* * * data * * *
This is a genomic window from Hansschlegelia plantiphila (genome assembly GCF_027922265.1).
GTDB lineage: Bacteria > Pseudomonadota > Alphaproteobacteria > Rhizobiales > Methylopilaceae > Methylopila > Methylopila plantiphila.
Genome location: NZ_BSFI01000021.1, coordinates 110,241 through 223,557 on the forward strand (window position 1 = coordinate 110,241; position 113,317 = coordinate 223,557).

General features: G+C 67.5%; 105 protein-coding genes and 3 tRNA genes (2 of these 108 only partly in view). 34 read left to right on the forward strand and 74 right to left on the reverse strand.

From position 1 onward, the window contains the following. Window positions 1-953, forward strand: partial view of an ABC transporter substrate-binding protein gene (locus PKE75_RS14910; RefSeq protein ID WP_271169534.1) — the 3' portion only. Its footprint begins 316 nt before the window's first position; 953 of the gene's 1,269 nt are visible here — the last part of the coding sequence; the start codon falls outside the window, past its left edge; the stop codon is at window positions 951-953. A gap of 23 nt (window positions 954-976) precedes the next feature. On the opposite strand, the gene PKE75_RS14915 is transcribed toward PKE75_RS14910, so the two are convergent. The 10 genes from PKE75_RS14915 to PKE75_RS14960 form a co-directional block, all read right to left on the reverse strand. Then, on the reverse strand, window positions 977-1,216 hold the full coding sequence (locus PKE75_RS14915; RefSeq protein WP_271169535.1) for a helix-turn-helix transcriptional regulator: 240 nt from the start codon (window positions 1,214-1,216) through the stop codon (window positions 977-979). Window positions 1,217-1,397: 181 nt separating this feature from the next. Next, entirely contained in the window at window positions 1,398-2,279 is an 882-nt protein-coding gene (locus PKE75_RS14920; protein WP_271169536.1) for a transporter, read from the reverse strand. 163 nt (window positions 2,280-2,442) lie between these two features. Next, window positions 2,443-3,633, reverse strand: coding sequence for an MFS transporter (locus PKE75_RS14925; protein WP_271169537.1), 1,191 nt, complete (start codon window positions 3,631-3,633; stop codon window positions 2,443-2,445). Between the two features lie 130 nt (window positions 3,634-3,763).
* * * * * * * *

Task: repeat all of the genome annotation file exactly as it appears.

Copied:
This is a genomic window from Hansschlegelia plantiphila (genome assembly GCF_027922265.1).
GTDB lineage: Bacteria > Pseudomonadota > Alphaproteobacteria > Rhizobiales > Methylopilaceae > Methylopila > Methylopila plantiphila.
Genome location: NZ_BSFI01000021.1, coordinates 110,241 through 223,557 on the forward strand (window position 1 = coordinate 110,241; position 113,317 = coordinate 223,557).

General features: G+C 67.5%; 105 protein-coding genes and 3 tRNA genes (2 of these 108 only partly in view). 34 read left to right on the forward strand and 74 right to left on the reverse strand.

From position 1 onward, the window contains the following. Window positions 1-953, forward strand: partial view of an ABC transporter substrate-binding protein gene (locus PKE75_RS14910; RefSeq protein ID WP_271169534.1) — the 3' portion only. Its footprint begins 316 nt before the window's first position; 953 of the gene's 1,269 nt are visible here — the last part of the coding sequence; the start codon falls outside the window, past its left edge; the stop codon is at window positions 951-953. A gap of 23 nt (window positions 954-976) precedes the next feature. On the opposite strand, the gene PKE75_RS14915 is transcribed toward PKE75_RS14910, so the two are convergent. The 10 genes from PKE75_RS14915 to PKE75_RS14960 form a co-directional block, all read right to left on the reverse strand. Then, on the reverse strand, window positions 977-1,216 hold the full coding sequence (locus PKE75_RS14915; RefSeq protein WP_271169535.1) for a helix-turn-helix transcriptional regulator: 240 nt from the start codon (window positions 1,214-1,216) through the stop codon (window positions 977-979). Window positions 1,217-1,397: 181 nt separating this feature from the next. Next, entirely contained in the window at window positions 1,398-2,279 is an 882-nt protein-coding gene (locus PKE75_RS14920; protein WP_271169536.1) for a transporter, read from the reverse strand. 163 nt (window positions 2,280-2,442) lie between these two features. Next, window positions 2,443-3,633, reverse strand: coding sequence for an MFS transporter (locus PKE75_RS14925; protein WP_271169537.1), 1,191 nt, complete (start codon window positions 3,631-3,633; stop codon window positions 2,443-2,445). Between the two features lie 130 nt (window positions 3,634-3,763).